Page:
When using photos, try to abide by the following guidelines to ensure optimal results:
- Use clear images with a strong focal point
- Feature your logo in a subtle way or, ideally, replace it with another recognizable part of your brand.
- Use as little text as possible. Like Facebook, Instagram doesn’t allow text to take up more than 20 per cent of the image. Depending on the image, you might want to consider using speech bubbles to help tie in the text with the image.
- Strive to produce authentic-looking photos that look like something your target audience’s friends would post. Instagram users are accustomed to seeing ads appear in their feed and often skip over images that are obviously ads and spend more time looking at their friends’ photos. If you can succeed in appearing less like an ad, users will more likely spend more time looking at your image.
- Consider showcasing experiences instead of products. Product photos can get boring after a while. By choosing images that show people using and enjoying your product in a variety of situations, you can liven up your ad content, subtly highlight different product features and give consumers ideas about how they can use your product.
Step #3: Follow these best-case practices
Now that you’ve got your ad content ready to go, ensure that you get the biggest bang for your buck by implementing these best-case practices.
Accompany ads with organic posts.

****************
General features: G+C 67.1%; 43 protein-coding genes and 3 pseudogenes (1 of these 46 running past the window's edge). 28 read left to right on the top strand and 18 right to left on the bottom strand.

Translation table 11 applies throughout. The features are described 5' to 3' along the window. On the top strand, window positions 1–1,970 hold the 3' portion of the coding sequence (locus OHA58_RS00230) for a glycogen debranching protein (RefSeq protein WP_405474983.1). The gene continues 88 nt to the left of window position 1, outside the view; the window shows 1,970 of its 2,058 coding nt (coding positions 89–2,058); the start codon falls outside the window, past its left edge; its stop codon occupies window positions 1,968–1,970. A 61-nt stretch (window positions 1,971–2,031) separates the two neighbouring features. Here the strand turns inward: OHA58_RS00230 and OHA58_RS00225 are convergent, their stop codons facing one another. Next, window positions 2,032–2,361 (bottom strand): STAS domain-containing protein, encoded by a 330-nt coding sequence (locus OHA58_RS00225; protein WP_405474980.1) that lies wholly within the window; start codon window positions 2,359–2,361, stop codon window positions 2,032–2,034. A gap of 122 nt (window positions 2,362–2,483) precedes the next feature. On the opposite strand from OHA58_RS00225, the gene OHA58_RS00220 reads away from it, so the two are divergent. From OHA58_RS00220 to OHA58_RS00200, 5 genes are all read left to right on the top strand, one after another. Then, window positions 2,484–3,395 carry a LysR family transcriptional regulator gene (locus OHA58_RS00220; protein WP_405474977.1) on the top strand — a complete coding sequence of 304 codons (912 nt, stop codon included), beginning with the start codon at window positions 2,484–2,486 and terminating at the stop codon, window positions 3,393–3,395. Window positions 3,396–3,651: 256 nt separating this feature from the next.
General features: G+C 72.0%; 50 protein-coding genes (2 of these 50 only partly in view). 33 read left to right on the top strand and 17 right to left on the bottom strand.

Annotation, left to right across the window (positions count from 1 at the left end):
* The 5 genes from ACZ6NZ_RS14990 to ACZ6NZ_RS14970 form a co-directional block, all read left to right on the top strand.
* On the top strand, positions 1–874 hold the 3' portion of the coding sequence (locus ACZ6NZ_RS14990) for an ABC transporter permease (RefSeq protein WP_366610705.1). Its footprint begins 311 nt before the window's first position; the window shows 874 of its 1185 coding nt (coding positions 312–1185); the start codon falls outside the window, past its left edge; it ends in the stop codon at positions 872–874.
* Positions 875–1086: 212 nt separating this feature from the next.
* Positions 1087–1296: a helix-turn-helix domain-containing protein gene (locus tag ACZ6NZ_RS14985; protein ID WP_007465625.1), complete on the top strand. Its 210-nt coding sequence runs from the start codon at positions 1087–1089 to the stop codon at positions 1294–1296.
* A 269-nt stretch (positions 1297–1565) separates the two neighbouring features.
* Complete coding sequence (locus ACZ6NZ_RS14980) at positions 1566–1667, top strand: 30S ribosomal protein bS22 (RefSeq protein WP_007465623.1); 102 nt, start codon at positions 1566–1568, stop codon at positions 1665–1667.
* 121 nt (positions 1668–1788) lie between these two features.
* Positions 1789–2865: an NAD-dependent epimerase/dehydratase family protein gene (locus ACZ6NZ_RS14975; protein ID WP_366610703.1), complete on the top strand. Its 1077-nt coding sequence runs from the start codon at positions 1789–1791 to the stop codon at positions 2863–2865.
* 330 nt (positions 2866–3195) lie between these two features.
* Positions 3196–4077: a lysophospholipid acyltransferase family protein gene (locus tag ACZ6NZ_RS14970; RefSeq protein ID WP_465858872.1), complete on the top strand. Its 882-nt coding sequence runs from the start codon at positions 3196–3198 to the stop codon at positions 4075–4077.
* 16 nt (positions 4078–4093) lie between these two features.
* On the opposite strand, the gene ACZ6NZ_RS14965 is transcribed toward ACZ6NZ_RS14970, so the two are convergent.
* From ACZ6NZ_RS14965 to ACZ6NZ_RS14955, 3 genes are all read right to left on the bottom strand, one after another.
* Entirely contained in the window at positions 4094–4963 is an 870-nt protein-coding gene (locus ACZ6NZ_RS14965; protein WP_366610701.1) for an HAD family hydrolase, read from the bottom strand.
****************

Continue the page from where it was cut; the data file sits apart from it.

Sometimes consumers see your ad, but get distracted by something else before they can take action. By accompanying your ad with an organic post using a similar image and messaging, you can allow consumers who may have missed your ad the first time to come back and take action.
Target different customer groups with exclusive content.
Whether you want to reward your loyal customers with a special deal or encourage your newsletter subscribers to also follow you on Instagram, the Custom Audience feature allows you to only target a specific set of users.
Use lookalike audiences to engage new followers
Instagram allows you to target users who resemble your existing customer base, increasing the likelihood that your ads will reach people who are actually interested in your product or service.
Get creative with your CTAs
By coming up with creative calls-to-action that encourage comments or invite users to tag their friends, you can generate engagement that goes beyond a simple “like”.
Step #4: Test, test, test
Just like on Facebook, it is also possible to do split testing with Instagram ads. You can design tests that compare the effectiveness of different creatives, ad types, captions, targeting, posting times, calls-to-action and more.
Since every brand’s audience is different, it will be necessary to find out what types of ads resonate the most with your audience. The fastest way to do this is by making ample use of split testing.
Step #5: Evaluate your results
After each campaign, analyze the results to see what worked and what didn’t and adjust your strategy going forward. Use the findings from your split tests to influence future campaign decisions and choose new variables to test next time around.